As rag to riches tales go, Britnie Turner’s is an impressive one. Today a very, very rich 32-year-old, just over 10 years ago the South Carolina native was living in her car and attempting to establish a career in the property industry. Now her housing company Aerial Development Group is thriving, she has commercial interests worldwide and her Aerial Recovery Group provides rapid support services to regions affected by natural disasters. This month she launched her latest endeavour: leisure visits to a private island in the Caribbean, where exclusive-use stays will cost $40,000 per night. The Aerial is a new all-inclusive destination in the British Virgin Islands that will offer what she bills as “a new never-before-seen kind of luxury – ‘Purpose Luxury’”.
In practice that means this won’t be another Caribbean island for hire that is solely dedicated to unfettered relaxation or under-the-radar hedonism. The Aerial’s intended clientele are “visionaries, leaders, entrepreneurs, creatives and families [who want to be] a force for good in the world”. The island’s programmes and amenities are intended to form “an incubator for positive transformation”. (An early endorsement of The Aerial’s approach came from Tony Robbins, who took his team there recently, and Britnie has presumably discussed business strategies, the secrets of success and hospitality tips with her acquaintance Richard Branson, resident on nearby Necker Island.)
Key to achieving this objective will be the series of Elevate Summits Turner will lead throughout the year, each limited to the island’s maximum occupancy of about 30 participants and all costing $9,987 per person. In the year to come, they will be Abundance (June 27 to July 1); Presence (July 24 to 28); Strength (September 24 to 28); Love (October 29 to November 2); and Dream (March 1 to 5).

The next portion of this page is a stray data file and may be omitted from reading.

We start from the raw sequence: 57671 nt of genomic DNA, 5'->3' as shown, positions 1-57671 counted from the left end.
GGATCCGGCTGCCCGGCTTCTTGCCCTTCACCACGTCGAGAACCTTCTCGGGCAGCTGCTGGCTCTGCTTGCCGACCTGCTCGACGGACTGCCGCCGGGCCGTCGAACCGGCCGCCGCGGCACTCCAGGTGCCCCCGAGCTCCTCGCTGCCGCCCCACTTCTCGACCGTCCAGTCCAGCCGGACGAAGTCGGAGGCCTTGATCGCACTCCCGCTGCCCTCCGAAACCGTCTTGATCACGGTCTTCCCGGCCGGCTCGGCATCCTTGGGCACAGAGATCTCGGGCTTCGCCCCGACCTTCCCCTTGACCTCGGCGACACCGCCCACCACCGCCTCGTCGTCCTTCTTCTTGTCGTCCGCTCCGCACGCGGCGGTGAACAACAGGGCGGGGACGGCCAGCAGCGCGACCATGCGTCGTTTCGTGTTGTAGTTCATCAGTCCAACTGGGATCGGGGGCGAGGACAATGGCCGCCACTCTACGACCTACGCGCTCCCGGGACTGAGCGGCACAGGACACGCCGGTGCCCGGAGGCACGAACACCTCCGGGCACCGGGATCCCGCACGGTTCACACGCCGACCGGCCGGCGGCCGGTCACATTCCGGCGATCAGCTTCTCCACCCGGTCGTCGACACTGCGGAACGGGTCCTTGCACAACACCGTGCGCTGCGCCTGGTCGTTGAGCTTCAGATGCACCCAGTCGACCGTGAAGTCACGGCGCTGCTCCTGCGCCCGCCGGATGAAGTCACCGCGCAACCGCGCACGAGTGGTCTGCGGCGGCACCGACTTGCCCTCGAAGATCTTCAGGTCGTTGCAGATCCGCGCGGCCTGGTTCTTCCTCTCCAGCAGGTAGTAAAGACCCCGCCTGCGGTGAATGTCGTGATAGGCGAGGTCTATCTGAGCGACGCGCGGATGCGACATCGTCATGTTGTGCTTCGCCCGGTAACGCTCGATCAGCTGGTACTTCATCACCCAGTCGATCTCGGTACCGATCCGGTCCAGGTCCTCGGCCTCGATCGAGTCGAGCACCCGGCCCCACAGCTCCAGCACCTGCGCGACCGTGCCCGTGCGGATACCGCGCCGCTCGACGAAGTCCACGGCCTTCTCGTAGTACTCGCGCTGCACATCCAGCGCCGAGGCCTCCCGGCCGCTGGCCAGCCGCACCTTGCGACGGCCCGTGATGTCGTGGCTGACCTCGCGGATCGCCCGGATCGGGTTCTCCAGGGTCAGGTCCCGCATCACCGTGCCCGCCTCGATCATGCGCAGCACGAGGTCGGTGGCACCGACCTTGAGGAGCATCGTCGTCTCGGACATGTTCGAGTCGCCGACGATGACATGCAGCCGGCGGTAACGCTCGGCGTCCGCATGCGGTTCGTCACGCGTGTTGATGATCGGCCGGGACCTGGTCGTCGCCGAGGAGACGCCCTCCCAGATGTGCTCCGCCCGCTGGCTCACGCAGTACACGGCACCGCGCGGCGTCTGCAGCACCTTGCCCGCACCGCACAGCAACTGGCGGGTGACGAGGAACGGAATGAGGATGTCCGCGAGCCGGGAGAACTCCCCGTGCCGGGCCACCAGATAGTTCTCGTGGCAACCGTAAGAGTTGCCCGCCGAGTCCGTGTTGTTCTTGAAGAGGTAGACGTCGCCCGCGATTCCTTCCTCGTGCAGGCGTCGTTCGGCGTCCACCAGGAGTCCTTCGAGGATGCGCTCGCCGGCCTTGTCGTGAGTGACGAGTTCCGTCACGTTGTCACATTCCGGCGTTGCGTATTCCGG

While admittance costs mean every attendee will already be doing well for themselves, the Abundance Summit will see Britnie and her network tell participants how to generate immense wealth. Presence will provide guidance on living in and appreciating the moment; during Dream, guests will confront the “limiting beliefs” holding them back, replacing them with “limitless beliefs”. Notable too, at least from a European perspective, is that religious belief will be a celebrated part of The Aerial’s identity. Britnie credits her Christian faith as forming an integral part of her professional purpose and being fundamental to her success. A promotional video for the Elevate Summits states they will help clients to “reconnect to God”.
There may be less buy-in for that approach from some guests than others, but The Aerial’s offering otherwise is likely to be universally agreeable. Overlooking 14 other islands and the Francis Drake Channel, the 43-acre resort will comprise five residences – Unity House, Faith House, Serenity House and the Love + Grace villas – and will offer a portfolio of feel-good activities including nature hikes, yoga, water therapy, guided writing, immunity-boosting programmes, conventional spa treatments and extended wellness retreats. (Britnie herself has participated in professional bodybuilding tournaments so that emphasis on health and fitness isn’t at all surprising.)
Nutrition will be a key focus too. On-site gardens will provide much of the island’s produce, with the rest sourced from local suppliers. The culinary team ambitiously promises to deliver “the most delicious yet healing food on the planet”. An experienced nutritionist, various wellness consultants, spa therapists, water sports instructors and horticulturists will be among the specialist staff members on site. Like everything and everyone else on the island, their aim will be to help guests become the best possible versions of themselves.
Costing $40,000 (£30,000) per night, all-inclusive stays on The Aerial for up to 30 guests are subject to a minimum three-night booking.